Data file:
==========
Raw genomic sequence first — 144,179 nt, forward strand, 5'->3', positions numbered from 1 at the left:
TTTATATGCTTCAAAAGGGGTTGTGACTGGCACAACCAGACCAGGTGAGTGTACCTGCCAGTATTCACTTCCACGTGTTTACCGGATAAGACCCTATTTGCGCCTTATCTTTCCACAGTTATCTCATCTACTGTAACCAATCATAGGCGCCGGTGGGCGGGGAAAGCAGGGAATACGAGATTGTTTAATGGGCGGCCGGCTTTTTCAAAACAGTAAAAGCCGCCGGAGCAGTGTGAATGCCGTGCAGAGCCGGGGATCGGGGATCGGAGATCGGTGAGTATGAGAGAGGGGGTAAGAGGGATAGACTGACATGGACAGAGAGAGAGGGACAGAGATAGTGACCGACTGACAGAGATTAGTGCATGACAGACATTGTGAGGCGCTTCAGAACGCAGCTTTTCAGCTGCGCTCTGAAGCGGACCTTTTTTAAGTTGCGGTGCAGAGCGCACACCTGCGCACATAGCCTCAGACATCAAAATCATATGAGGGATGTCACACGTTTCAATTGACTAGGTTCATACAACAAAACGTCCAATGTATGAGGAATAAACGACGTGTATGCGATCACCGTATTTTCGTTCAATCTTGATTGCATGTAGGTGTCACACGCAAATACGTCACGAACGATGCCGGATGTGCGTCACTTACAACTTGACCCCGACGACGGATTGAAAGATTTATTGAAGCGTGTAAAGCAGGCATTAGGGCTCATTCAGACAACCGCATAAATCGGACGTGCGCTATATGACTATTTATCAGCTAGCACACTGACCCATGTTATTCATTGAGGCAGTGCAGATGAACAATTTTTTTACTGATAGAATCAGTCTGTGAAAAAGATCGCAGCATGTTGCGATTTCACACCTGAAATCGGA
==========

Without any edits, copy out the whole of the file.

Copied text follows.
Raw genomic sequence first — 144,179 nt, forward strand, 5'->3', positions numbered from 1 at the left:
TTTATATGCTTCAAAAGGGGTTGTGACTGGCACAACCAGACCAGGTGAGTGTACCTGCCAGTATTCACTTCCACGTGTTTACCGGATAAGACCCTATTTGCGCCTTATCTTTCCACAGTTATCTCATCTACTGTAACCAATCATAGGCGCCGGTGGGCGGGGAAAGCAGGGAATACGAGATTGTTTAATGGGCGGCCGGCTTTTTCAAAACAGTAAAAGCCGCCGGAGCAGTGTGAATGCCGTGCAGAGCCGGGGATCGGGGATCGGAGATCGGTGAGTATGAGAGAGGGGGTAAGAGGGATAGACTGACATGGACAGAGAGAGAGGGACAGAGATAGTGACCGACTGACAGAGATTAGTGCATGACAGACATTGTGAGGCGCTTCAGAACGCAGCTTTTCAGCTGCGCTCTGAAGCGGACCTTTTTTAAGTTGCGGTGCAGAGCGCACACCTGCGCACATAGCCTCAGACATCAAAATCATATGAGGGATGTCACACGTTTCAATTGACTAGGTTCATACAACAAAACGTCCAATGTATGAGGAATAAACGACGTGTATGCGATCACCGTATTTTCGTTCAATCTTGATTGCATGTAGGTGTCACACGCAAATACGTCACGAACGATGCCGGATGTGCGTCACTTACAACTTGACCCCGACGACGGATTGAAAGATTTATTGAAGCGTGTAAAGCAGGCATTAGGGCTCATTCAGACAACCGCATAAATCGGACGTGCGCTATATGACTATTTATCAGCTAGCACACTGACCCATGTTATTCATTGAGGCAGTGCAGATGAACAATTTTTTTACTGATAGAATCAGTCTGTGAAAAAGATCGCAGCATGTTGCGATTTCACACCTGAAATCGGA